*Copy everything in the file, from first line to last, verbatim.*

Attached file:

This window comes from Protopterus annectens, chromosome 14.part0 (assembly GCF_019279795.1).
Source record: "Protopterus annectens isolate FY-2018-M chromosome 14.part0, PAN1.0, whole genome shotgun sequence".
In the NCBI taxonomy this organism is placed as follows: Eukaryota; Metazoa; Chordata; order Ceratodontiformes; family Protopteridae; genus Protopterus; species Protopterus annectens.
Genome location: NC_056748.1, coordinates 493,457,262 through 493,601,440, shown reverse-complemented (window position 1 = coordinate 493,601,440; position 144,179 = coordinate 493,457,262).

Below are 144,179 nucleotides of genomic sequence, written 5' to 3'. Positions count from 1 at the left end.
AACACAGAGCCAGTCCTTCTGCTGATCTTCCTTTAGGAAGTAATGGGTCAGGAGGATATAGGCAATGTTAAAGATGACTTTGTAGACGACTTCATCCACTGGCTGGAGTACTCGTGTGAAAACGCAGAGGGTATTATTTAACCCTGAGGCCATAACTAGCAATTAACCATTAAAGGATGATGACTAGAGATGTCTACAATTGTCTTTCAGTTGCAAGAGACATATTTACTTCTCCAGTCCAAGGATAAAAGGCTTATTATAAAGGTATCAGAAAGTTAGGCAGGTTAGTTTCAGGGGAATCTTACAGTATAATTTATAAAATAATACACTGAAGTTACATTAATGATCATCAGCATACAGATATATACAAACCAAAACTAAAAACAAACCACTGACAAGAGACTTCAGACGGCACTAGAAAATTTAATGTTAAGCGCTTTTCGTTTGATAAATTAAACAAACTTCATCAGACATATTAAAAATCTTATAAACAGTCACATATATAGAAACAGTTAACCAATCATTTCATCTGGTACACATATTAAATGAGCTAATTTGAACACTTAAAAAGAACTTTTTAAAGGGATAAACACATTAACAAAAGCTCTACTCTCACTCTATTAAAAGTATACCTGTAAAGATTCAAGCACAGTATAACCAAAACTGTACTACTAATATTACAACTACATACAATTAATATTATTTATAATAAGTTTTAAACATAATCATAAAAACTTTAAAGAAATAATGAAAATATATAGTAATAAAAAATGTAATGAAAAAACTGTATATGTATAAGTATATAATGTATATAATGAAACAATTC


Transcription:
This window comes from Protopterus annectens, chromosome 14.part0 (assembly GCF_019279795.1).
Source record: "Protopterus annectens isolate FY-2018-M chromosome 14.part0, PAN1.0, whole genome shotgun sequence".
In the NCBI taxonomy this organism is placed as follows: Eukaryota; Metazoa; Chordata; order Ceratodontiformes; family Protopteridae; genus Protopterus; species Protopterus annectens.
Genome location: NC_056748.1, coordinates 493,457,262 through 493,601,440, shown reverse-complemented (window position 1 = coordinate 493,601,440; position 144,179 = coordinate 493,457,262).

Below are 144,179 nucleotides of genomic sequence, written 5' to 3'. Positions count from 1 at the left end.
AACACAGAGCCAGTCCTTCTGCTGATCTTCCTTTAGGAAGTAATGGGTCAGGAGGATATAGGCAATGTTAAAGATGACTTTGTAGACGACTTCATCCACTGGCTGGAGTACTCGTGTGAAAACGCAGAGGGTATTATTTAACCCTGAGGCCATAACTAGCAATTAACCATTAAAGGATGATGACTAGAGATGTCTACAATTGTCTTTCAGTTGCAAGAGACATATTTACTTCTCCAGTCCAAGGATAAAAGGCTTATTATAAAGGTATCAGAAAGTTAGGCAGGTTAGTTTCAGGGGAATCTTACAGTATAATTTATAAAATAATACACTGAAGTTACATTAATGATCATCAGCATACAGATATATACAAACCAAAACTAAAAACAAACCACTGACAAGAGACTTCAGACGGCACTAGAAAATTTAATGTTAAGCGCTTTTCGTTTGATAAATTAAACAAACTTCATCAGACATATTAAAAATCTTATAAACAGTCACATATATAGAAACAGTTAACCAATCATTTCATCTGGTACACATATTAAATGAGCTAATTTGAACACTTAAAAAGAACTTTTTAAAGGGATAAACACATTAACAAAAGCTCTACTCTCACTCTATTAAAAGTATACCTGTAAAGATTCAAGCACAGTATAACCAAAACTGTACTACTAATATTACAACTACATACAATTAATATTATTTATAATAAGTTTTAAACATAATCATAAAAACTTTAAAGAAATAATGAAAATATATAGTAATAAAAAATGTAATGAAAAAACTGTATATGTATAAGTATATAATGTATATAATGAAACAATTC